Marshall Ballew was WNCW's beloved morning mix host for many years, but he was also the first DJ for World Alternative on October 13th, 1989, WNCW's first day of broadcasting. Join midday host Joe Kendrick in this conversation with Marshall as he recalls he early days of World Alternative and ARC Overnight, how WNCW was almost an exclusively acoustic station, his love of playing music like Captain Beefheart, Laurie Anderson, The Connels and Pylon late at night, how he still buys cassettes and much more.
Originally published on Sun October 21, 2012 9:41 pm
Economic sanctions have a reputation for being the international equivalent of a slap on the wrist. But in Iran, there's evidence that they are working, and that the country's flamboyant President Mahmoud Ahmadinejad might pay the price.
In the past year, Iran's currency has shed 80 percent of its value against the dollar, dropping by 25 percent in just the past week. That's caused a scramble for the few U.S. dollars available in the black market as people seek a safe haven against the free-falling rial.
Originally published on Mon October 15, 2012 12:38 pm
David Wax Museum fuses traditional Mexican and American folk music into what the band calls "Mexo-Americana" — a style that's lively and unique. David Wax and Suz Slezak, the band's core members, met in Boston in 2007. After spending summers working with Quakers in rural Mexico, Wax spent a graduate fellowship year studying the local music of Mexico.
Originally published on Wed October 3, 2012 2:19 pm
For a short period, yesterday, the hunt was on in Pinellas County, Florida for a lady photographed riding a manatee.
The sheriff's department called a deadly serious press conference in which they asked the help of the public in identifying the perpetrator. The lady was wearing a white cap, red shorts and a black bikini top. Witnesses in the area, the sheriff said in a statement, took photographs and contacted police.
Women and their children wait for medication and instructions on how to use it at the clinic in Dareta, Nigeria. Treating children with high levels of lead is a painstaking process that works only if their environment at home is free from lead.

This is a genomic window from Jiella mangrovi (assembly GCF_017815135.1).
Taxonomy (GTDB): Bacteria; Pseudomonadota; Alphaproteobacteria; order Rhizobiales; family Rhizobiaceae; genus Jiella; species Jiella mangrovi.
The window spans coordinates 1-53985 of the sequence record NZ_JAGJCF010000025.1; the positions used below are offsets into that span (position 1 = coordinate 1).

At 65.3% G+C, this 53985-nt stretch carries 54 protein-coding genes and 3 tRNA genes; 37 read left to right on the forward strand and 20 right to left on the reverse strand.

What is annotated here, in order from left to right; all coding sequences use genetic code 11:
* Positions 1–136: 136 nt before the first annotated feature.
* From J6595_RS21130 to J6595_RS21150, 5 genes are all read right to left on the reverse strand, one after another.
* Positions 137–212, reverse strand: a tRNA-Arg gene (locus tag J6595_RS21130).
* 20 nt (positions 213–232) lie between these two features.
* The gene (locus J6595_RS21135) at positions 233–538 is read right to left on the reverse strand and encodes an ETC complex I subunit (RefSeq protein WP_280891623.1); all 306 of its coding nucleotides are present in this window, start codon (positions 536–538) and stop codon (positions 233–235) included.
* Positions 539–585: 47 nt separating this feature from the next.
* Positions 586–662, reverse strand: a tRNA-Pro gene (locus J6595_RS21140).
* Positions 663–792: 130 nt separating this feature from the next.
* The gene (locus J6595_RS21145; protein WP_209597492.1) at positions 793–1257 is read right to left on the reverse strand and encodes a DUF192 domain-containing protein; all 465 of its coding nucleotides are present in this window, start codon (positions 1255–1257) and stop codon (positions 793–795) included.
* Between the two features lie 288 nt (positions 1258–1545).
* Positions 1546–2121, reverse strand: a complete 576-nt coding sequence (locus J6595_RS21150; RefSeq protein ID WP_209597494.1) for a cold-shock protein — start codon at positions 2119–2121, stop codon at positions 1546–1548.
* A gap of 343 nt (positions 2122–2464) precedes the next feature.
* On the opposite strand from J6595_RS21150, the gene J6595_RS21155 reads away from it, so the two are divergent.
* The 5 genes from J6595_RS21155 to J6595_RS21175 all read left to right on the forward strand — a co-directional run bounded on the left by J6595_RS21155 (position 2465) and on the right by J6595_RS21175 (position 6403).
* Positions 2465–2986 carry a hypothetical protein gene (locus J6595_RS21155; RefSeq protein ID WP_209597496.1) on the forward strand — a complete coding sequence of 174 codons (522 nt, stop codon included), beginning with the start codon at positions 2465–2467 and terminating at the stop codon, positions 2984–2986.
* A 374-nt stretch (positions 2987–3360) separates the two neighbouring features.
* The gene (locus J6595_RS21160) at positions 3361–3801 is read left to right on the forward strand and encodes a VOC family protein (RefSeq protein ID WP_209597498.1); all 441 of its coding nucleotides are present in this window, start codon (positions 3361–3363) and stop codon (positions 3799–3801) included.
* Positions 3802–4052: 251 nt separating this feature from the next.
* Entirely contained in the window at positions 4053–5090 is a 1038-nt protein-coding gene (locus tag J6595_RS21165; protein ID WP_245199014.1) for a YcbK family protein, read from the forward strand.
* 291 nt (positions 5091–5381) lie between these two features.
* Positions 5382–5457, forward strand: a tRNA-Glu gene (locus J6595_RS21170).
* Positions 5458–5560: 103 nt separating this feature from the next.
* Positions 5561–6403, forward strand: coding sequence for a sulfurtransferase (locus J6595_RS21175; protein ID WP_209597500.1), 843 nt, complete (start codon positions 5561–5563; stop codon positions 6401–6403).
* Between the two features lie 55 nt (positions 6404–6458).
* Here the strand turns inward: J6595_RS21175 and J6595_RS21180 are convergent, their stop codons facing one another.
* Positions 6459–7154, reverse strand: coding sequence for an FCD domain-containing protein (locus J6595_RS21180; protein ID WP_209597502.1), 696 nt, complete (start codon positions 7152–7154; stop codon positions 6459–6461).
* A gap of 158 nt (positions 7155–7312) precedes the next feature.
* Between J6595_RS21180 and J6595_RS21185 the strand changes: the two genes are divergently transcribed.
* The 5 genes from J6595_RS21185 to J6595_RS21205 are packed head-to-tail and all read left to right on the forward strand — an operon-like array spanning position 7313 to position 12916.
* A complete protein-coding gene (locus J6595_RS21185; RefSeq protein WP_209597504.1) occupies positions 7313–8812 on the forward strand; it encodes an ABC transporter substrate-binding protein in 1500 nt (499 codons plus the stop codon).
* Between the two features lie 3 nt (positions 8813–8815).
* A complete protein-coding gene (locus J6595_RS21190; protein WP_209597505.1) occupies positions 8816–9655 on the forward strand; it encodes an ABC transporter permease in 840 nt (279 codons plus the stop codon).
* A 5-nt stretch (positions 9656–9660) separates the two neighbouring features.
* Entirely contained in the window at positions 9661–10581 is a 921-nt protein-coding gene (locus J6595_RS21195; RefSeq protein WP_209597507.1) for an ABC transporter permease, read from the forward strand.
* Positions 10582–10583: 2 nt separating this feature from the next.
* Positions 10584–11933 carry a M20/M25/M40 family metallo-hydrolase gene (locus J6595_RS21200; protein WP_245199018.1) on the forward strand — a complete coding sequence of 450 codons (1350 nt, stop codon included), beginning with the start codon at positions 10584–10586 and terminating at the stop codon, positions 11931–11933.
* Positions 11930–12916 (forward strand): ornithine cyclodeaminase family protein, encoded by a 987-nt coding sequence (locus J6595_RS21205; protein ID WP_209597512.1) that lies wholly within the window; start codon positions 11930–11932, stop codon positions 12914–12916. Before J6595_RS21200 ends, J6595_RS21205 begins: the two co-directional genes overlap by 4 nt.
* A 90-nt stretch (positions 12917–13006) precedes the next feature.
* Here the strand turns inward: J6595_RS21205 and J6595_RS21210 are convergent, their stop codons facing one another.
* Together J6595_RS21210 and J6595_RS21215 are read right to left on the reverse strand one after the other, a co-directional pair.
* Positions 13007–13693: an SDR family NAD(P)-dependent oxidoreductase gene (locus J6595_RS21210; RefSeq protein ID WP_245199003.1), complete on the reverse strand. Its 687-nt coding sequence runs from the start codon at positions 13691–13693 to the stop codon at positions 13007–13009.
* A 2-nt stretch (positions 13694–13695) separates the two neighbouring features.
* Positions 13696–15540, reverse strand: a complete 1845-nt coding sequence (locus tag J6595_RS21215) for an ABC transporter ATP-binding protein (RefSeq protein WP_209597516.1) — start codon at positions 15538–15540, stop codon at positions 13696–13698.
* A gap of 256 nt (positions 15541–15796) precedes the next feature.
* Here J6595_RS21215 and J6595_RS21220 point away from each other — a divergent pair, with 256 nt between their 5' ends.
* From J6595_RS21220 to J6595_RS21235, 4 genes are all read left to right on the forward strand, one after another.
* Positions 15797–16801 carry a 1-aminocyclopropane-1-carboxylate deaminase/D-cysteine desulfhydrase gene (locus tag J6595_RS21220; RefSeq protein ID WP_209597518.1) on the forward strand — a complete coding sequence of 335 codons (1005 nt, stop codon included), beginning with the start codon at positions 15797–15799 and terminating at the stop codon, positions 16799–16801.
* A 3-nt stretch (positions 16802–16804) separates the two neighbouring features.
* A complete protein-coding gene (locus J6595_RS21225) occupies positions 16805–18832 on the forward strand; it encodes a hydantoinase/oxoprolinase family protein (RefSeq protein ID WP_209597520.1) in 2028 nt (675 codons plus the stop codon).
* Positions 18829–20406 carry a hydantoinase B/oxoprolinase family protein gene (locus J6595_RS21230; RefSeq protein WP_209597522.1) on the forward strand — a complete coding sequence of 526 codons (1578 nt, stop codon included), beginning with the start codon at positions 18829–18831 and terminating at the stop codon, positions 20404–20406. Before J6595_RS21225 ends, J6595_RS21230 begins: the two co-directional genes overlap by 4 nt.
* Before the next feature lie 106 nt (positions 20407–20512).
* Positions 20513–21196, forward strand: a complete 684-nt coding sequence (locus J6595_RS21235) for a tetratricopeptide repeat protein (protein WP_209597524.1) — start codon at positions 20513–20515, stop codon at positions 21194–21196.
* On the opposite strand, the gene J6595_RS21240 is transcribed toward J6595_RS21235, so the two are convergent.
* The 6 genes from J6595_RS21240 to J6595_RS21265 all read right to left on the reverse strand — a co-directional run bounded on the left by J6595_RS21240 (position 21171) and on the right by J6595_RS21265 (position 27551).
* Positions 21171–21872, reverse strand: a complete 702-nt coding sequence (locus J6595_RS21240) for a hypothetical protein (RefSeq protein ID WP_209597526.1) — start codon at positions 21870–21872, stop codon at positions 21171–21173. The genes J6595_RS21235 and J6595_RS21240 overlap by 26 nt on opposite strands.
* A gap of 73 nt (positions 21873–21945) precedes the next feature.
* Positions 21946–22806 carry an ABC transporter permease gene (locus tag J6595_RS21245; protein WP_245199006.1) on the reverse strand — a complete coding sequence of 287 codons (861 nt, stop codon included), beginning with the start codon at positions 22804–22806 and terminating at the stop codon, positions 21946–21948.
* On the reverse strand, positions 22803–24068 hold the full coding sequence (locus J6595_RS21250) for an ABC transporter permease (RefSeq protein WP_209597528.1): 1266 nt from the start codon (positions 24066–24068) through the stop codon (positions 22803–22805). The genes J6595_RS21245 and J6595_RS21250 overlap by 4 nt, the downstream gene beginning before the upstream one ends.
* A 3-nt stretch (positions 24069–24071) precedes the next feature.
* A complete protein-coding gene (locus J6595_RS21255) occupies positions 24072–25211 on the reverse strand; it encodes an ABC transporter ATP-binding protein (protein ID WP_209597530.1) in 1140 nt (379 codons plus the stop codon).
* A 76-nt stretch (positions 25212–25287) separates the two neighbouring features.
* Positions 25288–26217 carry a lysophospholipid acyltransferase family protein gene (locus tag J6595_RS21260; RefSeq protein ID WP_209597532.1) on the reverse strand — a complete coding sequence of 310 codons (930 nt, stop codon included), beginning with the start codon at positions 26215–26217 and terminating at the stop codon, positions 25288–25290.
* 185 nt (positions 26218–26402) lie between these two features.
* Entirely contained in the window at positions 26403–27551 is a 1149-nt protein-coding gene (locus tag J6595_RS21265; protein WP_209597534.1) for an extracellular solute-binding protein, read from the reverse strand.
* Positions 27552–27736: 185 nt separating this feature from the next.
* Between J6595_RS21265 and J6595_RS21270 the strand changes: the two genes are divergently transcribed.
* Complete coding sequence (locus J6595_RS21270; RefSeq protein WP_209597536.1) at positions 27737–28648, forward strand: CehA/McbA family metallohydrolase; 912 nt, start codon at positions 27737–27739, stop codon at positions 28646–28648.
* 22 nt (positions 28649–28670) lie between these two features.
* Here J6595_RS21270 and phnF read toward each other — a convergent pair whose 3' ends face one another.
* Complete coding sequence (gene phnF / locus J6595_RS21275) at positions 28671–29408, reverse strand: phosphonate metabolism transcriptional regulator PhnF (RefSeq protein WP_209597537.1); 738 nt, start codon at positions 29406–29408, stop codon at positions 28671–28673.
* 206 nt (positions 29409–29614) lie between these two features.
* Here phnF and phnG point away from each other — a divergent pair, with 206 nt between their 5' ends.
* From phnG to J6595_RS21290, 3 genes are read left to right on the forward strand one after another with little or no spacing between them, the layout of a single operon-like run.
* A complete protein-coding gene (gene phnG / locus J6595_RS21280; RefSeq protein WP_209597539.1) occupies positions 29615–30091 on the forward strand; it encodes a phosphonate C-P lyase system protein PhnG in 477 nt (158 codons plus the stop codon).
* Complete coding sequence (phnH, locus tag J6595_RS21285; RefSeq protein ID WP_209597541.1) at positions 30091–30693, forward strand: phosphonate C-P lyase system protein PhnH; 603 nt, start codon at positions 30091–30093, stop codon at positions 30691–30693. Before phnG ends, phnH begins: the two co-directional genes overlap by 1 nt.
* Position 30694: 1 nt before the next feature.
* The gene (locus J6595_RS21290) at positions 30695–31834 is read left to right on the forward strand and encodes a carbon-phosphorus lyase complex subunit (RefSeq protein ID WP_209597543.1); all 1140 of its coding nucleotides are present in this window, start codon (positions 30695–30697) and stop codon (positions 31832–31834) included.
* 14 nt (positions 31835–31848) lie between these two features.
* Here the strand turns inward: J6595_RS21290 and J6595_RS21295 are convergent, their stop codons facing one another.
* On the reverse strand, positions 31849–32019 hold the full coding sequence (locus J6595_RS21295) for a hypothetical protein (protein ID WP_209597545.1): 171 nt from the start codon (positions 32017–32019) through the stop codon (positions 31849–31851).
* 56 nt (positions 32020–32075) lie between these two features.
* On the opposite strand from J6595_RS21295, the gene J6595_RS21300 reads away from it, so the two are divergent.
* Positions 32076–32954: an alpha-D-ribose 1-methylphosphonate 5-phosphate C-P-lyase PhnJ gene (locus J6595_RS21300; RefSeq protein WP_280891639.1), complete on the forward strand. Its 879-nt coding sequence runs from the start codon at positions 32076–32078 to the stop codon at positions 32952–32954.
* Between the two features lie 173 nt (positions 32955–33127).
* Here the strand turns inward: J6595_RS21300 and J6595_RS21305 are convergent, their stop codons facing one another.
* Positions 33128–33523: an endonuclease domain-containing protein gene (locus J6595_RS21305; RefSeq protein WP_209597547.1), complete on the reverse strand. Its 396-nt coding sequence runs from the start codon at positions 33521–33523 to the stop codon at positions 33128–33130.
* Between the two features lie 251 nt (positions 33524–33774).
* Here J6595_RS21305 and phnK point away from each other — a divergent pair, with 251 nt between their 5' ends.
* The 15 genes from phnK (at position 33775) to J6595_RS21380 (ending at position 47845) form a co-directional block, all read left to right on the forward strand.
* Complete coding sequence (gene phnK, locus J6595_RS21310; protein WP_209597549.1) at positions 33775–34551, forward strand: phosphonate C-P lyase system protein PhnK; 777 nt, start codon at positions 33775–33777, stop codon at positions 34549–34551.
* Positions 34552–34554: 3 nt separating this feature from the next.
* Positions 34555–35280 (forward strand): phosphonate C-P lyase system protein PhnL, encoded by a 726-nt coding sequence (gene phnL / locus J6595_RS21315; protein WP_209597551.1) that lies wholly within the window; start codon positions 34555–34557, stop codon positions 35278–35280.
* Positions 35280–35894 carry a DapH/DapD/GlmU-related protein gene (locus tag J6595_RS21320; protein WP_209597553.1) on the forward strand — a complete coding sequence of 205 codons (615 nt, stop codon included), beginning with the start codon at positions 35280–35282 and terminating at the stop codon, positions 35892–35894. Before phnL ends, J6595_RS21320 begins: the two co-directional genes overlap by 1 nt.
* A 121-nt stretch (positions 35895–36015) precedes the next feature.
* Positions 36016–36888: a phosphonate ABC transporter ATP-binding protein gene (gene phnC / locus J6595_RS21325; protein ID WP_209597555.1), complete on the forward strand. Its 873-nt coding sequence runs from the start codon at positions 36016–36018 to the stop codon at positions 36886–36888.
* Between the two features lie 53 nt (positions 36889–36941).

Women and their children wait for medication at the clinic in Dareta, Nigeria. Treating children with high levels of lead is a painstaking process that works only if their environment at home is free from lead.
Ivan Gayton directs the mission for Doctors Without Borders in Nigeria. The nonprofit set up clinics to treat children sickened by lead poisoning from illegal mining activities. Gayton says this may be one of the worst cases of environmental lead poisoning in recent history.
Gado Labbo holds her 5-year-old son, Yusuf, at the clinic in Dareta. In 2010, when Yusuf first entered the clinic, he had a blood lead level of 150 micrograms per deciliter — 30 times higher than what the Centers for Disease Control and Prevention considers dangerous.
A health worker looks for signs of vision in the eyes of Yusuf Labbo. Severe lead poisoning has left the 5-year-old boy blind. He weighs just 22 pounds, can't speak or walk and spends most of his days clutched in his mother's arms.
Susan Lake, a nurse for Doctors Without Borders, goes over the list of pills for one of her patients at the clinic in Dareta. More than 400 kids have already died from lead poisoning, while thousands of others are stunted physically and mentally.
A local health official stands in the consultation room of a health clinic and hospital in Bagega, Nigeria. At first, miners in the region were processing lead-laden gold ore inside their homes. Doctors Without Borders persuaded most of them to move the processing to the outskirts of town.